Packed with star power and played out on a Manhattan-shaped canvas, A Rainy Day in New York is unmistakably a Woody Allen film. However, the director’s latest, which is only now being released after a protracted legal battle with Amazon (not to mention the controversy surrounding Allen) lacks the energy of Annie Hall and Manhattan. Instead, the soggy romance feels like a film created on autopilot.
Gatsby Welles (Timothy Chamalet) is the Woody Allen avatar in this instance, a Yardley College student who is rubbing up against his parent’s influence. When his girlfriend Ashleigh (Elle Fanning) is given the chance to interview world-famous director Roland Pollard (Liev Schrieber) in New York for the college newspaper, Welles suggests they make a weekend of it. Unsurprisingly, Pollard’s eccentricities, Welles’ misadventures and the New York rain all derail these plans and the pair are separated.
A Rainy Day in New York Video Review
Allen’s script is occasionally spry and dotted with sharp one-liners, but seems anachronistic; like he’s picked up a roster of characters from the 70s and placed them in the present day. The central relationship between Gatsby and Ashleigh is strangely formal, while the friendships shown throughout appear similarly stilted. Perhaps that’s how Allen’s world of the New York elite really interacts, but there isn’t enough zip to prevent it grating.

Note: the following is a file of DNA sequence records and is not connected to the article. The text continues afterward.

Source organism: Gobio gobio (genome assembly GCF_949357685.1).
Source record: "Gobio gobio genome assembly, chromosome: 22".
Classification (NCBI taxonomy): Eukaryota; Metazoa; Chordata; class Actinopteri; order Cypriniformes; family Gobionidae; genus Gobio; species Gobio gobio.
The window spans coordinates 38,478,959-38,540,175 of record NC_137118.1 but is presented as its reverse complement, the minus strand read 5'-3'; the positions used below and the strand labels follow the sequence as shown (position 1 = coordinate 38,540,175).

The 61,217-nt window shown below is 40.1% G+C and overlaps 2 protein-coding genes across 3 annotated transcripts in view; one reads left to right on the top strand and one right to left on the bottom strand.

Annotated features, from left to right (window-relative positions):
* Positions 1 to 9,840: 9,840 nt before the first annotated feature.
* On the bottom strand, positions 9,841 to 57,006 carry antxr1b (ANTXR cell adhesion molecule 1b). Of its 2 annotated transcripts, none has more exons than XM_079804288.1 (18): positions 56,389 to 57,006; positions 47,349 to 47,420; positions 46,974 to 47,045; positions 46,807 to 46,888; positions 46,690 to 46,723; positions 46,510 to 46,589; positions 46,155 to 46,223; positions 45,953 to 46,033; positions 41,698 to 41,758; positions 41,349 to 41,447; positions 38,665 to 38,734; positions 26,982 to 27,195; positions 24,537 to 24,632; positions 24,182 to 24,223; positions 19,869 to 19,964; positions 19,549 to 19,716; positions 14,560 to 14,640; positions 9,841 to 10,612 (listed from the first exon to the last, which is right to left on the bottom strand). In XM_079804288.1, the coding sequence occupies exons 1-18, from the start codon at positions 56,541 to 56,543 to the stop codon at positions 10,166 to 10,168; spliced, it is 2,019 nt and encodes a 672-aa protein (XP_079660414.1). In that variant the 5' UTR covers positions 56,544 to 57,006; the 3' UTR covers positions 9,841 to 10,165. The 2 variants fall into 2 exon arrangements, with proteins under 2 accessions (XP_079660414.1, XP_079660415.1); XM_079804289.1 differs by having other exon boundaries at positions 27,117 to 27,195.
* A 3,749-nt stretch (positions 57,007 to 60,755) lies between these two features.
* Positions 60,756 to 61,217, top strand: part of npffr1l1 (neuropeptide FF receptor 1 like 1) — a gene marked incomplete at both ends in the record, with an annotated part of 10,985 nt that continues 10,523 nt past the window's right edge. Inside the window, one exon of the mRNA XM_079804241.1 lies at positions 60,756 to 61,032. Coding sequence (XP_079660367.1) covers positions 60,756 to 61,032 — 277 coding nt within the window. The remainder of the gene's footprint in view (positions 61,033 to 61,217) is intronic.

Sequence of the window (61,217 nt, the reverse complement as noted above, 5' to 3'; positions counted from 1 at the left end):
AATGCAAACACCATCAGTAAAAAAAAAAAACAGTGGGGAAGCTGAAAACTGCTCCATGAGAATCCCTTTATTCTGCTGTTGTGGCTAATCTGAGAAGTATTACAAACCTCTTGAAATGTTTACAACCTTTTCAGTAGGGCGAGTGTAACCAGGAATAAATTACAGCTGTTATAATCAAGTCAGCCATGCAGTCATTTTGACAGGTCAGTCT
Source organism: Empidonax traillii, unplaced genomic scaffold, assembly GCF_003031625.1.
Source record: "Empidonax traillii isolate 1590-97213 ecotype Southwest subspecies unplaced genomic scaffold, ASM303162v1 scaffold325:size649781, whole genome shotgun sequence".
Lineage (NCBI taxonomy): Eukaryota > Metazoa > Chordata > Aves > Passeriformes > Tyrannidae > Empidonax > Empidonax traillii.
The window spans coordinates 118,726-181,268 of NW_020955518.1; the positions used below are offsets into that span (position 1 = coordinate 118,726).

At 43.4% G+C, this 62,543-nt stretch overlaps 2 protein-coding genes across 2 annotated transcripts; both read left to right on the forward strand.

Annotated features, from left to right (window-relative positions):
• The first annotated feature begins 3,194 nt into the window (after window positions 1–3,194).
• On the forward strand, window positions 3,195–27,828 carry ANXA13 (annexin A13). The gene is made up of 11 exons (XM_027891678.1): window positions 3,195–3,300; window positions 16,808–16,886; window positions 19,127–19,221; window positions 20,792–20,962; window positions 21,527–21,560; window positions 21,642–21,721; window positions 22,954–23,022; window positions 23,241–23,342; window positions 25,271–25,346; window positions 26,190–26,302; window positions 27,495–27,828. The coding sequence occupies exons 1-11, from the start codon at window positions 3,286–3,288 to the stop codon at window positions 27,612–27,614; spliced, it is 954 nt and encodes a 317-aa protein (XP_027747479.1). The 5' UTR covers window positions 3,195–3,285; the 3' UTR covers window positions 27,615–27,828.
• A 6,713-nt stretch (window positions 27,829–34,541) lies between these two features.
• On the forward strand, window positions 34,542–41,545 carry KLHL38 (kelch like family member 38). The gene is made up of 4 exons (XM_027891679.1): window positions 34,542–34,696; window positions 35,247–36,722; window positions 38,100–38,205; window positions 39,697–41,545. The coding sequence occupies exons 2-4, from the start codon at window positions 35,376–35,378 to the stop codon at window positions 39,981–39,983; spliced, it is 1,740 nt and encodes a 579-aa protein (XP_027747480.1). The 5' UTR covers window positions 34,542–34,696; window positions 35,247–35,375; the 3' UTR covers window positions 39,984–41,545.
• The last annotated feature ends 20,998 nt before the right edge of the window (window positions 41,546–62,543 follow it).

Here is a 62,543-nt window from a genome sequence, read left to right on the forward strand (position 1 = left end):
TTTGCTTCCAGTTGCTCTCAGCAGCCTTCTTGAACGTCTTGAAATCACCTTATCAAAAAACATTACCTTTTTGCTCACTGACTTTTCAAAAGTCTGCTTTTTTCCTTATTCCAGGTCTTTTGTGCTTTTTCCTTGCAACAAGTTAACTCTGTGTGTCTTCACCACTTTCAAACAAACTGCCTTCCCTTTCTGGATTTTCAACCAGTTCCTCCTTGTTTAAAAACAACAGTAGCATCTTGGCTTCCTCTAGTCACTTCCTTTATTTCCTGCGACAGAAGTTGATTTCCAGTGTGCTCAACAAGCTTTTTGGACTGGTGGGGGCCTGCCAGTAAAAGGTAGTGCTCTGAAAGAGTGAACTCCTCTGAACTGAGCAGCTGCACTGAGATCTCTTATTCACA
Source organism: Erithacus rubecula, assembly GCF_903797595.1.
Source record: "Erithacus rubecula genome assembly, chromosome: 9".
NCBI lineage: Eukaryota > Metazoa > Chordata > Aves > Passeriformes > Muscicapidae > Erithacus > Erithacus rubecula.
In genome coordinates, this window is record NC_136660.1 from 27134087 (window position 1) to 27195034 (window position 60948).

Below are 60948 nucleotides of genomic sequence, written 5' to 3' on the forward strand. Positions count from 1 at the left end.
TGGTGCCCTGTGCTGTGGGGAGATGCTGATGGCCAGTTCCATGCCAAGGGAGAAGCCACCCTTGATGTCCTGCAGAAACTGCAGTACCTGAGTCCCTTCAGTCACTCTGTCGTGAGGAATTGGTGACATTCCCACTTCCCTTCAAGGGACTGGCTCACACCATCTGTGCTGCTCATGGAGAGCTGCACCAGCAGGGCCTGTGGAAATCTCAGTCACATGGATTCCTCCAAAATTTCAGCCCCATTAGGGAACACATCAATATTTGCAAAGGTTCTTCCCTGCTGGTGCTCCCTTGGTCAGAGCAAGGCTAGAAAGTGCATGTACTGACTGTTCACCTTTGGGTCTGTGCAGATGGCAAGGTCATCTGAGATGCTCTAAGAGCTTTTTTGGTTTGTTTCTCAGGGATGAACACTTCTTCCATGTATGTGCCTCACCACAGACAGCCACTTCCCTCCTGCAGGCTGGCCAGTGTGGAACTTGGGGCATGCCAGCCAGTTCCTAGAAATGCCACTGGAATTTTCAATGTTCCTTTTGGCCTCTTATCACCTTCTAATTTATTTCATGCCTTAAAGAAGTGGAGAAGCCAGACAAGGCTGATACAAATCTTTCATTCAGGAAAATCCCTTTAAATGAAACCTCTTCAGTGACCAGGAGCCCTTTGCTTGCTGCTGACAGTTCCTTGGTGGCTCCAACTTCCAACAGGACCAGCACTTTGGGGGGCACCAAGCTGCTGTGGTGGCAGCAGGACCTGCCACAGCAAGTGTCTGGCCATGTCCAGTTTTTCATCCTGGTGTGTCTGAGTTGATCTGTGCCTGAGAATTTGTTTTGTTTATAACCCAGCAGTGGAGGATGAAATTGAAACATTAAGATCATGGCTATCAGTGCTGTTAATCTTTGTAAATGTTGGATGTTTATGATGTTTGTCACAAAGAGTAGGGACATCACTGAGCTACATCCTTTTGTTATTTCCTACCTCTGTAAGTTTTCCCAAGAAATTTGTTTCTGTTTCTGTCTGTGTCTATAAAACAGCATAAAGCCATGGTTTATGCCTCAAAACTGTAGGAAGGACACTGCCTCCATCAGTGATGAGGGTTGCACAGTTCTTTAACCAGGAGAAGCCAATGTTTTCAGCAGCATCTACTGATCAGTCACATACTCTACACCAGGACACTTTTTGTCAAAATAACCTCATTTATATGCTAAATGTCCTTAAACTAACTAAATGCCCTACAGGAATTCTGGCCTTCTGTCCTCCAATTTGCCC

Welles himself is cautiously narcissistic, a character who is in love with his own self-imaging. Perhaps that’s no surprise when your name is a composite of Jay Gatsby and Orson Welles. Yet he is surely written as a reflection of Holden Caulfield, the enigmatic lead of The Catcher In The Rye, who criticises a world he sees as unbearably “phoney.” Priding himself on his worldly-wide nous, it instead can come across as obnoxious. Only when his self-pity is confronted by the punchy Chan (Selena Gomez) does he start to become a bit more interesting.
Meanwhile, though hoping to gain a scoop for the college newspaper, Ashleigh is pulled deeper into the strange world of the movies. Her initial meeting with the superstar actor Francisco Vega (Diego Luna) is initially quite funny, but becomes increasingly seedy. Ashleigh’s earnestness is draped in naivety, something which is taken advantage of by the leering Vega. Given the controversy which continues to surround Allen – and the vital Times Up and Me Too movements in Hollywood – it feels completely tone-deaf to play this for laughs.
It’s hard to know whether Allen is trying to make a comment on the gap between adolescence and full adulthood which Gatsby and Ashleigh find themselves in. Or about the ways in which celebrity culture operates. Due to the closing scenes, it could even be an arch comment on the hypocrisies of the elite. It’s easier to surmise that A Rainy Day in New York comes to us from a director who is potentially running out of creative steam.